New York, USA. Three Religious Sisters of Mary Immaculate (Claretian Missionary Sisters) and six Lay Claretians from India, Sri Lanka, D. R. Congo, Uruguay, Colombia, Ecuador, Panama, Guatemala, and a young Muslim woman from Indonesia, formed the Claretian delegation of the Fondazione Proclade Internazionale-ONLUS that participated in the sixty-fifth session of the UN Commission on the Status of Women (CSW65).
From March 15 to 26, representatives of UN member states, UN entities and non-governmental organizations (NGOs) accredited to the Economic and Social Council (ECOSOC) attended this session which, due to the COVID19 pandemic, was held virtually. The priority theme of this year’s session was “women’s full and effective participation and decision-making in public life, as well as the elimination of violence, to achieve gender equality and the empowerment of all women and girls.” This year’s session also assessed and discussed the conclusions of the 60th session (2016), “Women’s empowerment and its link to sustainable development”.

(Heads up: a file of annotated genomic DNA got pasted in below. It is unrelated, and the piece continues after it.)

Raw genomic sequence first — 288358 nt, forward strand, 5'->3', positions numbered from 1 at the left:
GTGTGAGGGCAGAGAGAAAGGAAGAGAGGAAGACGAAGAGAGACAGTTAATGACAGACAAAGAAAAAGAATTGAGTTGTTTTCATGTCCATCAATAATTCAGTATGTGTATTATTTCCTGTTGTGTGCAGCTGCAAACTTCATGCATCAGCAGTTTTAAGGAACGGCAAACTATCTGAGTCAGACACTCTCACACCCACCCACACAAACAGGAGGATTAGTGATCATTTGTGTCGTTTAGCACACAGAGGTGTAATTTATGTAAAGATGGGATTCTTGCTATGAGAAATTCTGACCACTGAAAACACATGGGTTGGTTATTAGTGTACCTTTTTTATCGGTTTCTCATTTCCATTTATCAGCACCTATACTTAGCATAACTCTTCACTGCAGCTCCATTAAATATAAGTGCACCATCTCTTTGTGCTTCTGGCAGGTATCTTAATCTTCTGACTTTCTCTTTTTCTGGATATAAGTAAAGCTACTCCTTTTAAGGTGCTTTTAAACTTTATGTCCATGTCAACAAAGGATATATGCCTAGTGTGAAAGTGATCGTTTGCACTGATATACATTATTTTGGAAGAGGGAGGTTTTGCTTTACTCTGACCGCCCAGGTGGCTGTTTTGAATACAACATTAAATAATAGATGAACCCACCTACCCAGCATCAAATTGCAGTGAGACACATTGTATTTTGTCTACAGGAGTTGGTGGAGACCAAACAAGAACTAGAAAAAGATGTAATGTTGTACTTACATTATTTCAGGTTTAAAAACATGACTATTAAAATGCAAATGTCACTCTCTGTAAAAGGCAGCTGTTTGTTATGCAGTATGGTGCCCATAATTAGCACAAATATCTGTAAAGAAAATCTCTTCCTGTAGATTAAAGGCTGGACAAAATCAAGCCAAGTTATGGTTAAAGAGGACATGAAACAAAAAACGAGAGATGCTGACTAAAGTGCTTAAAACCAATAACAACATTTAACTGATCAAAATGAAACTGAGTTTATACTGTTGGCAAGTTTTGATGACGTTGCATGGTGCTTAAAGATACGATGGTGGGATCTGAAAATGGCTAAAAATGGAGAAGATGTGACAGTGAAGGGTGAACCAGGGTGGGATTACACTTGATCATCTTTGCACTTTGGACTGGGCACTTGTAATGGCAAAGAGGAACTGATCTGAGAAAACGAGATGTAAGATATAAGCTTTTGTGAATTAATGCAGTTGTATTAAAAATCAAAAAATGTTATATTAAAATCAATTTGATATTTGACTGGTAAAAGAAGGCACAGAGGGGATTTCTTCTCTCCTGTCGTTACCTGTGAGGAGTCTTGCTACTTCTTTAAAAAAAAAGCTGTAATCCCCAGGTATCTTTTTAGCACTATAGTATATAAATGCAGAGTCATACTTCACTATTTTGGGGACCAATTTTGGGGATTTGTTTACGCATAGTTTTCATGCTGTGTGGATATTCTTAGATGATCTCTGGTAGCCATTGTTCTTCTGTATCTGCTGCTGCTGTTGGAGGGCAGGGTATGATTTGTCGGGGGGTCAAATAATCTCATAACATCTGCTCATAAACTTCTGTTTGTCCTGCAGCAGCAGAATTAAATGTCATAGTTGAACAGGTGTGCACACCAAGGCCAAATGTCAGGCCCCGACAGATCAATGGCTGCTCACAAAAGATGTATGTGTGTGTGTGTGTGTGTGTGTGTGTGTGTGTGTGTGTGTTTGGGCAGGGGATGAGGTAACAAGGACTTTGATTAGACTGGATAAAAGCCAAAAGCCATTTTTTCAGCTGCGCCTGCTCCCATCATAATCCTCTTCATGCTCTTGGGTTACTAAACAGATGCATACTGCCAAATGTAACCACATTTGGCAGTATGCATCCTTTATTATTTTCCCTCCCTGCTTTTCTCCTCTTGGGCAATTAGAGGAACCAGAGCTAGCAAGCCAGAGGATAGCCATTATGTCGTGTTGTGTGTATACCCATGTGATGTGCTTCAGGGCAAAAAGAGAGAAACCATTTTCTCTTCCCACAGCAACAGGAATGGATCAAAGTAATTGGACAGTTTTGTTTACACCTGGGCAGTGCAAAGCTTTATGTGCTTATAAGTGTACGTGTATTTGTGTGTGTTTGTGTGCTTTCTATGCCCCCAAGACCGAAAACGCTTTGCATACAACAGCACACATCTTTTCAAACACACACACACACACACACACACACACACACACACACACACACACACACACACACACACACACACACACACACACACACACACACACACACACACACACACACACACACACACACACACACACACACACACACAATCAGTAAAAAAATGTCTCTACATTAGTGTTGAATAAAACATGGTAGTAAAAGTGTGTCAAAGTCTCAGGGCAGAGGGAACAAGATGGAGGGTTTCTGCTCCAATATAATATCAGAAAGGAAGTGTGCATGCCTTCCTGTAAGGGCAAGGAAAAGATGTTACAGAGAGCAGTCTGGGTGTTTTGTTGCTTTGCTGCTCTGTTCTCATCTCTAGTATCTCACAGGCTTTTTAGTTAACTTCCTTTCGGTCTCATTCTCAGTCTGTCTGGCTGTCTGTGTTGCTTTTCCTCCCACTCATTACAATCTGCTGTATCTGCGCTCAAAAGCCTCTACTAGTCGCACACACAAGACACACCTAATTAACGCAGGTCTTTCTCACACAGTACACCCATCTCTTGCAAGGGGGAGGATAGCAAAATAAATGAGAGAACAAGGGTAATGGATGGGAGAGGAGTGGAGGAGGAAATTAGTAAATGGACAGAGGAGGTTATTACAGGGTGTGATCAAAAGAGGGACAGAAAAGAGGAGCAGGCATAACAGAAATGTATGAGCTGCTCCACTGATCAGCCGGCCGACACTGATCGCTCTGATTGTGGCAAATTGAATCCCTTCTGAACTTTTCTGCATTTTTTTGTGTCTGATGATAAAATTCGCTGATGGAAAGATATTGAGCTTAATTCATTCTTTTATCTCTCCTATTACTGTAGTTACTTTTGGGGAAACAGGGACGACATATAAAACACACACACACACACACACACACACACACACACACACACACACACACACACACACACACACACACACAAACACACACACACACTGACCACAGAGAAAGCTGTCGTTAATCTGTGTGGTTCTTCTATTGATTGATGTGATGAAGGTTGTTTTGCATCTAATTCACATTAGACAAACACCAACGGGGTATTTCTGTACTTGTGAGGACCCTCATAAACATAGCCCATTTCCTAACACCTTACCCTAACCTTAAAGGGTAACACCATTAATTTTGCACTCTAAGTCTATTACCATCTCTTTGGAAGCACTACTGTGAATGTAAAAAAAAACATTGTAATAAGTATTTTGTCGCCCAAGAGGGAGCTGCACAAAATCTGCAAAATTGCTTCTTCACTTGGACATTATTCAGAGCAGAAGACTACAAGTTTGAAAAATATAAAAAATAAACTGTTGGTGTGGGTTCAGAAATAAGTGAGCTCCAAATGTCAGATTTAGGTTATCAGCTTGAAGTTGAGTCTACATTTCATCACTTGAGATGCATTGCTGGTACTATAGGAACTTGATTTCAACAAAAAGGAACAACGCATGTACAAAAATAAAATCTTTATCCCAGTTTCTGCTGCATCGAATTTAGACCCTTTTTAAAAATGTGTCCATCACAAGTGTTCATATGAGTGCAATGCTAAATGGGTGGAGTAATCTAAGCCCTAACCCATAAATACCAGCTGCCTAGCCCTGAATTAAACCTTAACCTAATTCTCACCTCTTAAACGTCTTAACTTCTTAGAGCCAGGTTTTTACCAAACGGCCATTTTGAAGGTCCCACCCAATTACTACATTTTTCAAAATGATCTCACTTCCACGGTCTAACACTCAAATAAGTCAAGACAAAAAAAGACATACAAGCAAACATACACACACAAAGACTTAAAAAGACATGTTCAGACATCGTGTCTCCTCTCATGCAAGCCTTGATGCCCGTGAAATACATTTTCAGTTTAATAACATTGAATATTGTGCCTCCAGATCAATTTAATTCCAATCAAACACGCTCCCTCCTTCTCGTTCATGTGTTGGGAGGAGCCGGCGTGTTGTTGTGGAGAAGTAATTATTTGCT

The online format allowed many people to participate. In addition to the official sessions, there were hundreds of side events organized by civil society organizations. The CSW65 Virtual NGO Platform hosted 25,000 voices organizing and participating in these events.
Proclade Internazionale also submitted a joint statement with the Justice Coalition of Religious (JCoR) for CSW65. For those who were part of the Proclade delegation – their first participation in an event of this magnitude- it was an important opportunity to learn about the situation of women in the world, as well as to learn about the variety of work experiences in different countries and regions.
Summarizing their participation in this session of the CSW65, the delegation expressed their gratitude for this “space that allowed us to listen to diverse positions, even those with which we disagree”. It also allowed them to hear “the voices of women, adolescents and girls whose rights have been undermined and to recognize that, during the current pandemic, violence in its multiple facets has increased exponentially, not only in impoverished countries but also in those considered developed”. “It was an opportunity to join different groups and networks working in defense of women’s dignity,” they concluded.